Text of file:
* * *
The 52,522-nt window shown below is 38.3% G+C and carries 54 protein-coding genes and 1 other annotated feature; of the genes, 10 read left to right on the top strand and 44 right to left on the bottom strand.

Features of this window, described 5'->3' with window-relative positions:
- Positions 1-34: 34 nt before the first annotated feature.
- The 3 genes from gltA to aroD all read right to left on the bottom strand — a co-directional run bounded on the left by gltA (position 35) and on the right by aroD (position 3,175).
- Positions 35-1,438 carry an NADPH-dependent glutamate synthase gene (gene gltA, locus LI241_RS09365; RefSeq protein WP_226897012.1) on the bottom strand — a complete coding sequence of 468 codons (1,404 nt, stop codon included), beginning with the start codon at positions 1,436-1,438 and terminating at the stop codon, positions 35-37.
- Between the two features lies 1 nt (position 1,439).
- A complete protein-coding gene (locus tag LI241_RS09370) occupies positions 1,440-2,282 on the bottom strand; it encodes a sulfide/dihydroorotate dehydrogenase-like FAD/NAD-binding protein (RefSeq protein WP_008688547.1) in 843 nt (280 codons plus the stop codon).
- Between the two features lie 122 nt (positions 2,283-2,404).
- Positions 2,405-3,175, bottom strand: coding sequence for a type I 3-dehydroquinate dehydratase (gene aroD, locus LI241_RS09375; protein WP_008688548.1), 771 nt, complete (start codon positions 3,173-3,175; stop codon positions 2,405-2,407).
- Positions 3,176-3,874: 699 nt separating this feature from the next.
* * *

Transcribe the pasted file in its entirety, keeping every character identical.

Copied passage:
The 52,522-nt window shown below is 38.3% G+C and carries 54 protein-coding genes and 1 other annotated feature; of the genes, 10 read left to right on the top strand and 44 right to left on the bottom strand.

Features of this window, described 5'->3' with window-relative positions:
- Positions 1-34: 34 nt before the first annotated feature.
- The 3 genes from gltA to aroD all read right to left on the bottom strand — a co-directional run bounded on the left by gltA (position 35) and on the right by aroD (position 3,175).
- Positions 35-1,438 carry an NADPH-dependent glutamate synthase gene (gene gltA, locus LI241_RS09365; RefSeq protein WP_226897012.1) on the bottom strand — a complete coding sequence of 468 codons (1,404 nt, stop codon included), beginning with the start codon at positions 1,436-1,438 and terminating at the stop codon, positions 35-37.
- Between the two features lies 1 nt (position 1,439).
- A complete protein-coding gene (locus tag LI241_RS09370) occupies positions 1,440-2,282 on the bottom strand; it encodes a sulfide/dihydroorotate dehydrogenase-like FAD/NAD-binding protein (RefSeq protein WP_008688547.1) in 843 nt (280 codons plus the stop codon).
- Between the two features lie 122 nt (positions 2,283-2,404).
- Positions 2,405-3,175, bottom strand: coding sequence for a type I 3-dehydroquinate dehydratase (gene aroD, locus LI241_RS09375; protein WP_008688548.1), 771 nt, complete (start codon positions 3,173-3,175; stop codon positions 2,405-2,407).
- Positions 3,176-3,874: 699 nt separating this feature from the next.